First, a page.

Exclusion and Embrace differs from the many ethical and philosophical responses to the post-Cold War communal crises of the 1990’s, such as the works of Michael Ignatieff, by its explicit Christianity. Miroslav Volf suggests that Jesus Christ epitomized the promise of creative nonviolence when, as the Son of God, equipped with all the power imaginable, he did not choose to retaliate against his enemies. Christ’s forgiveness of those who crucified him stands as the paradigm for the unconditional acceptance of the other.
It is all too easy to urge people to forgive each other, but far harder to provide a practical rationale, other than mere adherence to precept, to do so. Equally, it is far easier to urge forgiveness when the injured group does not include onself. As a Croat who grew up in a country that eventually became engaged in communal violence with the Serbs, Volf realizes he has to ask harder questions and demand more complex answers than overly easy paradigms of forgiveness assume. Too often, people suppose that reconciliation can be accomplished in one gesture: a handshake, a kiss, even a treaty. However, literature—for example, Homer’s Iliad (c. 750 b.c.e., English translation, 1611), in which King Priam forgives the man who killed his son, yet the Trojan War goes on—shows this is too much to ask.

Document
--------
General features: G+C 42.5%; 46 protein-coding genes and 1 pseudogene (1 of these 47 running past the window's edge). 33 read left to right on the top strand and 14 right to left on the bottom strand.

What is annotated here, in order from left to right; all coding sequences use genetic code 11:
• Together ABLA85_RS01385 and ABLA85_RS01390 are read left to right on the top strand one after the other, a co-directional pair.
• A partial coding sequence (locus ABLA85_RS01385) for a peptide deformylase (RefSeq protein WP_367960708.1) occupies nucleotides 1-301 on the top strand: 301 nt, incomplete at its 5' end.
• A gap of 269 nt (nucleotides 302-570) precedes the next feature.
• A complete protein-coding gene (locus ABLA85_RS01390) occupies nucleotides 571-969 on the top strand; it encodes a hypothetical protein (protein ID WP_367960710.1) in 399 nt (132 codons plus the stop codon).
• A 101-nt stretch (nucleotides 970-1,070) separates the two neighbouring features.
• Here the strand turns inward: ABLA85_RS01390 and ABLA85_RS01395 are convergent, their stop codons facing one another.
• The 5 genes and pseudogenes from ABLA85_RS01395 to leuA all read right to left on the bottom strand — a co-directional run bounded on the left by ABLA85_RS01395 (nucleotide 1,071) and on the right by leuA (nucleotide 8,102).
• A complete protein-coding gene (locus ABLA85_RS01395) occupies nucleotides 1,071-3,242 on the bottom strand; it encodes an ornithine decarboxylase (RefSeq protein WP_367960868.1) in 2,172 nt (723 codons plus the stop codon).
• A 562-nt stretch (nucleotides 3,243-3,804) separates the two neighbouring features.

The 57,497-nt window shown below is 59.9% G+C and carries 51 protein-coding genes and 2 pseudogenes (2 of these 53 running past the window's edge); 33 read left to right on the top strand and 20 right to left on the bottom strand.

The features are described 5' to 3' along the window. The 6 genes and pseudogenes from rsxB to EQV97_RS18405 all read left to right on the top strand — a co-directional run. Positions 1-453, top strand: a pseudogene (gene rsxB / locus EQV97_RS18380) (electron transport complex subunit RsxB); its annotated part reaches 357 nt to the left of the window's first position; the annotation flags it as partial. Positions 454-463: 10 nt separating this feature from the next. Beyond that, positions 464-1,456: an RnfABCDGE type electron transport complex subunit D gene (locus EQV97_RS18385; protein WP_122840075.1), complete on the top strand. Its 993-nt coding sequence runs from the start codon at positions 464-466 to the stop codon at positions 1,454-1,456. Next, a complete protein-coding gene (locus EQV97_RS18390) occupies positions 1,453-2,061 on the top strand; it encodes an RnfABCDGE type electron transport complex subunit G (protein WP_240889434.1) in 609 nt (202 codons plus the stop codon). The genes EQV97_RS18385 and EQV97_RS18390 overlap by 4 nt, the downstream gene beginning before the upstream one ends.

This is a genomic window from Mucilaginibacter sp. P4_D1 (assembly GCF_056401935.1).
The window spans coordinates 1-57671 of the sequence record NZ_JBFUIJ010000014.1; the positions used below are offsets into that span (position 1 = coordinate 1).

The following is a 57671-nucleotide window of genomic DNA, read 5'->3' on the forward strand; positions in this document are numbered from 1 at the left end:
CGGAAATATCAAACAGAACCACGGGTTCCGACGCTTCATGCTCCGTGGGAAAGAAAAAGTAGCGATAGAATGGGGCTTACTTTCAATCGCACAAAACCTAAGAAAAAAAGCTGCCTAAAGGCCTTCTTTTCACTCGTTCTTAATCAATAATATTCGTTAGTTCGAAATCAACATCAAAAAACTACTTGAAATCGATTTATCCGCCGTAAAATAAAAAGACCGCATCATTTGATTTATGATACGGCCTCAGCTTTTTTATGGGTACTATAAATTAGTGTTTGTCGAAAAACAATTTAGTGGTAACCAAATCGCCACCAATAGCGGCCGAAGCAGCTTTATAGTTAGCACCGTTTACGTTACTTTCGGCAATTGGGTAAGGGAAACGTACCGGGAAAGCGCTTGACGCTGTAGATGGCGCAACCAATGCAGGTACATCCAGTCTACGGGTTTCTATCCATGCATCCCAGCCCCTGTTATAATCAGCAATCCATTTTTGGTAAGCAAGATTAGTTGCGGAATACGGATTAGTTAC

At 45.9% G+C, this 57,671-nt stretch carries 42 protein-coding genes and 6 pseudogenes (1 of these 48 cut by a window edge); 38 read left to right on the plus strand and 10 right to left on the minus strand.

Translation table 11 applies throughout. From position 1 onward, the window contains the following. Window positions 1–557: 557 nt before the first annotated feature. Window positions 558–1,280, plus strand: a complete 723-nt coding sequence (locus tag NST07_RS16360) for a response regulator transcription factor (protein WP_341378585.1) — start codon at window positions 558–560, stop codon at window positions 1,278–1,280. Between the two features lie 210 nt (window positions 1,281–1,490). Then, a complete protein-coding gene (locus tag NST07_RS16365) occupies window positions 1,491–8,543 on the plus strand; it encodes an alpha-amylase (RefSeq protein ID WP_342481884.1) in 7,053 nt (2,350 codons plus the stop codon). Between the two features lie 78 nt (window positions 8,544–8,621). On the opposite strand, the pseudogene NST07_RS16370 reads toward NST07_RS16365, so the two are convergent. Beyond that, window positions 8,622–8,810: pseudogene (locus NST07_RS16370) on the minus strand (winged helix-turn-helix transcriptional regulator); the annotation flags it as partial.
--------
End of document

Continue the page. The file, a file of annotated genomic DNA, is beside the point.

Volf argues that the victims have to give up any impulse for further revenge and the perpetrators of oppression must also repent of their acts. He suggests that privileged Westerners often emphasize the rhetoric of unilateral peace and forgiveness, all the while presuming a social stability that people who have been the objects of communal violence have lost forever. For oppressed people, Volf suggests, rhetoric of a wrathful God will not seem as alien. To overcome violence, people must not merely wish it away but also see when it is part of God’s plan and when it is not. This involves seeing reconciliation as a general drama, not a...
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